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Medications & Treatments

The two main aims of drug therapy are to ease specific symptoms and hamper the progression of disease by shortening the attacks. The types of drugs used in treatment depend on a number of factors, including the person's type of MS.


Some of the drug treatments available include:

  • Immunotherapy medications slow the frequency and severity of attacks, which means the myelin sheaths are subjected to less damage; works by modifying the activity of the immune system; most often prescribed for people with relapsing-remitting MS
  • Methylprednisolone is taken as pills or an infusion; steroid medication is used to control the severity of an MS attack, by easing inflammation at the affected site
  • Immune suppressants such as methotrexate or mitozantrone, are sometimes used, especially for people with progressive MS
  • Treatments in development, a large number of new therapies being trialled in the treatment of MS


Get advice about medications

MS Australia does not recommend a particular therapy as this is a clinical decision which you need to make with your neurologist.
MS staff can provide detailed information about medications and discuss what's important in your personal decision making process: contact your state MS society.


Medications Fact Sheets

Treatment sheets for: Fampyra®, Zinbryta®, and Ocrevus™ are currently under development.

Current information regarding the status of these treatments is provided below:



Fampyra® was approved by the Therapeutic Goods Administration (TGA) in 2011 and is available in Australia but is not listed on the Pharmaceutical Benefits Scheme (PBS).

More information is available from:




Zinbryta® was approved by the TGA in September 2016 and is available in Australia but is not listed on the Pharmaceutical Benefits Scheme (PBS).

Biogen (the supplier) has advised that they are running a Patient Familiarisation Program until the PBS listing is confirmed – for information regarding participation in this program, patients are advised to speak with their neurologist.

More information is available from:




A new MS medication called Ocrevus™ (ocrelizumab) has been approved for use in the USA to treat both relapsing and primary progressive forms of MS, making it the first ever FDA approved medication for primary progressive MS.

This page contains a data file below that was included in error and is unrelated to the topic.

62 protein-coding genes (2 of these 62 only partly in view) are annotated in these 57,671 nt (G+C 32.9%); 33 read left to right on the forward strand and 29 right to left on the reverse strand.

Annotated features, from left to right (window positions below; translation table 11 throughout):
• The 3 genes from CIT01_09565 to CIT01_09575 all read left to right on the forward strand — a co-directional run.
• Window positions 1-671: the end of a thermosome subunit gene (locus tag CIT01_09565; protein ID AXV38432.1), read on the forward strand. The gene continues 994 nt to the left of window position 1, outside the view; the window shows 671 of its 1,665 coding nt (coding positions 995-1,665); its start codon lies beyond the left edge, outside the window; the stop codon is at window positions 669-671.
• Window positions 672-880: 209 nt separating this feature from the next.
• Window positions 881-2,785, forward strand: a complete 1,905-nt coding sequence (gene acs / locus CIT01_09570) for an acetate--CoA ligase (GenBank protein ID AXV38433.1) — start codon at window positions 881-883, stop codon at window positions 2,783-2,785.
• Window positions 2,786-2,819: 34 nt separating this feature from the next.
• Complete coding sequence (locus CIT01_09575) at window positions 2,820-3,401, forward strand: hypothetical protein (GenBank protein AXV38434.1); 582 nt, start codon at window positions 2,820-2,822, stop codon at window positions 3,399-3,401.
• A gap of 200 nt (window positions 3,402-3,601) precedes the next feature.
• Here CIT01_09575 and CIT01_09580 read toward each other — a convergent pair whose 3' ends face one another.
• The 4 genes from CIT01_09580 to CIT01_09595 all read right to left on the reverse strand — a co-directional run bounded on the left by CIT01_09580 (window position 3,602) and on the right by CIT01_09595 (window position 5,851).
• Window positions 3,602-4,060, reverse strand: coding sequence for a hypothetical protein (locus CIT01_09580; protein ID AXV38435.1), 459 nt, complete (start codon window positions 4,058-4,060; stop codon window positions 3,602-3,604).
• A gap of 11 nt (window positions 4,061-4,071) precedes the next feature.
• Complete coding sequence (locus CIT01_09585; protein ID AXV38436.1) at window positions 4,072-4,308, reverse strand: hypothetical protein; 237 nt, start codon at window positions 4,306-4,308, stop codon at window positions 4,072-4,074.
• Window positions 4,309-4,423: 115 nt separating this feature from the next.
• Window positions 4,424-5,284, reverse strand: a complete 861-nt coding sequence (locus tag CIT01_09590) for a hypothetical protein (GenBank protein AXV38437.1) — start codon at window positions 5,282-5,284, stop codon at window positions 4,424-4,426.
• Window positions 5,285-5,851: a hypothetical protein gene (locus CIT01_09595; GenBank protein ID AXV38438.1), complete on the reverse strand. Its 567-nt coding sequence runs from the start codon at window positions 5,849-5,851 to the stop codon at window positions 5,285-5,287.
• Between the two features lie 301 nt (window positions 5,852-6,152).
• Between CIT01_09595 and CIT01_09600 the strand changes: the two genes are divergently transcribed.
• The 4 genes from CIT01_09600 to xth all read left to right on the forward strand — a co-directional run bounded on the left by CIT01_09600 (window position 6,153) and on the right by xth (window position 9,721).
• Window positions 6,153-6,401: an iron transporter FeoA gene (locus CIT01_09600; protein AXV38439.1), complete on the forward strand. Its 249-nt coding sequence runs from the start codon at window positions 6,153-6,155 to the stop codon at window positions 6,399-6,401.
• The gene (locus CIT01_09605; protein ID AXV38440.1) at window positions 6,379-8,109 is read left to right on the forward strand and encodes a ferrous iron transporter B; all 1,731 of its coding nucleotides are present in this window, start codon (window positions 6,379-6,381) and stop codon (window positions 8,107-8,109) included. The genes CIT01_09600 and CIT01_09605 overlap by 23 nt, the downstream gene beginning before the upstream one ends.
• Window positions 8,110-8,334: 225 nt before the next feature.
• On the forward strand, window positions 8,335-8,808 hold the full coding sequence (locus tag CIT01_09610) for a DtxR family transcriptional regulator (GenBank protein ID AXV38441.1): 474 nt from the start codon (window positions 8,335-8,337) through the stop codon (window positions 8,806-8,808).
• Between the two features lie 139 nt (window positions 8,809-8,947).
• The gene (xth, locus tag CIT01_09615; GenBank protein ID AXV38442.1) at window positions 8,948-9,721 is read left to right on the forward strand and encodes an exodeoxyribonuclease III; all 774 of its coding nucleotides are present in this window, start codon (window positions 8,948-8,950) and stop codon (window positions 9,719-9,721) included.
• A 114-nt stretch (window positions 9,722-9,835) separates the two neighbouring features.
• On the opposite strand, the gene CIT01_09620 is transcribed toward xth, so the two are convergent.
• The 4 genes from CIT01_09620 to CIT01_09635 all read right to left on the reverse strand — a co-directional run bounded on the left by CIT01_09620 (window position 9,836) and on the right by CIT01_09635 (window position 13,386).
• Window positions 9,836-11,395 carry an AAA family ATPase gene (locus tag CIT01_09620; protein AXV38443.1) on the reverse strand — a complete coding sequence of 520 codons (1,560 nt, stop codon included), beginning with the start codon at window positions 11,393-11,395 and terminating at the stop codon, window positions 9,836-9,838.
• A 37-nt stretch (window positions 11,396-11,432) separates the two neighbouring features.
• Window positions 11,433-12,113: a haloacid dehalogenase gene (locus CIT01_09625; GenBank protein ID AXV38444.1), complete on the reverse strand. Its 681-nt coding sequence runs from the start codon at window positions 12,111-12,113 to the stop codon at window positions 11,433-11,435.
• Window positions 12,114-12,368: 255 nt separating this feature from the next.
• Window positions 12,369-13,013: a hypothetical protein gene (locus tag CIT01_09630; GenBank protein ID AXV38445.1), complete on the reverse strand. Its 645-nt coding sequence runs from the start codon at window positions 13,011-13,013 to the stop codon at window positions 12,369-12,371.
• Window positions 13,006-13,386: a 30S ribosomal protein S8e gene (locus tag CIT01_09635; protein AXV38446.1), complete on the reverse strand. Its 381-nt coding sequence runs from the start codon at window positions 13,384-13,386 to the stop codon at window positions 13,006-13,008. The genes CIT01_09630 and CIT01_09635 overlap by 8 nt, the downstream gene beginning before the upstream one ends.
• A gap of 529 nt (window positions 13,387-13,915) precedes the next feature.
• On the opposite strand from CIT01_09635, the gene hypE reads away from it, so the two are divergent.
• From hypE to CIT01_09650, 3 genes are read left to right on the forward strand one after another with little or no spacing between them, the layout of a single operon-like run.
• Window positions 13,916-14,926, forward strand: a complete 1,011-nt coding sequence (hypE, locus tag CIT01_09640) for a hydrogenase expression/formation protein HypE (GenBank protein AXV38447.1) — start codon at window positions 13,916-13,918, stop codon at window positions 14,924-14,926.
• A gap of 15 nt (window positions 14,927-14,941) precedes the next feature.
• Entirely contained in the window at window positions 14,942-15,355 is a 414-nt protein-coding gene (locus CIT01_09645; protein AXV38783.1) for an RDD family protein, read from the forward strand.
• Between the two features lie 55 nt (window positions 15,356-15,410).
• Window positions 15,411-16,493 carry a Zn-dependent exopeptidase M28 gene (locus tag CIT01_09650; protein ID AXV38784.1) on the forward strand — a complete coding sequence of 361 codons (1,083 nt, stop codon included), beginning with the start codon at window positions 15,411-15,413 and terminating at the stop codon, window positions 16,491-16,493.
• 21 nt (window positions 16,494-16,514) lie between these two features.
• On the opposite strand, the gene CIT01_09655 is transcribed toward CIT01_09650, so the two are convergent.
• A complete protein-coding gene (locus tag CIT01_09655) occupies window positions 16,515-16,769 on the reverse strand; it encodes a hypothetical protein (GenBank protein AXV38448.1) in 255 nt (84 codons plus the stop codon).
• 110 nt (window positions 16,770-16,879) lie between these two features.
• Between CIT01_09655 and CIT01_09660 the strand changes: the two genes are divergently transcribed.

In Australia we are still awaiting the review from the TGA (Therapeutic Goods Administration) and Pharmaceutical Benefits Advisory Committee before we know when the drug may become available.

More information is available from MS Research Australia:


If you'd like to be more informed about what specific treatments are available, download the corresponding fact sheets and discuss these treatments with your doctor or neurologist.

PDF icon Treatments - Aubagio (teriflunomide).pdf

PDF icon Treatments - Avonex.pdf

PDF icon Treatments - Betaferon.pdf

PDF icon Treatments - Botox.pdf

PDF icon Treatments - Copaxone.pdf

PDF icon Treatments - Gilenya.pdf

PDF icon Treatments - Lemtrada (alemtuzumab).pdf

PDF icon Treatments - Plegridy.pdf

PDF icon Treatments - Rebif.pdf

PDF icon Treatments - Tecfidera.pdf

PDF icon Treatments - Tysabri.pdf



Contact your neurologist for more information about new treatment options and whether you might be eligible to participate in trials.
You can see a list by state of all available and ethically approved MS trials on MS Research Australia's MS Clinical Trials website.

Treatment for specific symptoms

  • Muscle problems: a combination of medication may ease muscle problems, including stiffness and tremors. Physiotherapy is also recommended.
  • Fatigue: some studies have found that medication used to treat the sleep disorder narcolepsy is helpful in controlling MS-related fatigue.
  • Neurological symptoms: visual disturbances can be helped with medication, including steroids.
  • Continence treatment for continence problems may include special exercises, medications, continence aids (such as disposable pads) and certain dietary changes.
  • Neuropsychological problems: treatment for depression or anxiety may include counselling or medication; memory problems and other cognitive difficulties can be better managed with professional help from a neuropsychologist.


Seek professional advice

Get advice from your neurologist or GP about what medical treatments and self-management strategies might be most suitable for you.
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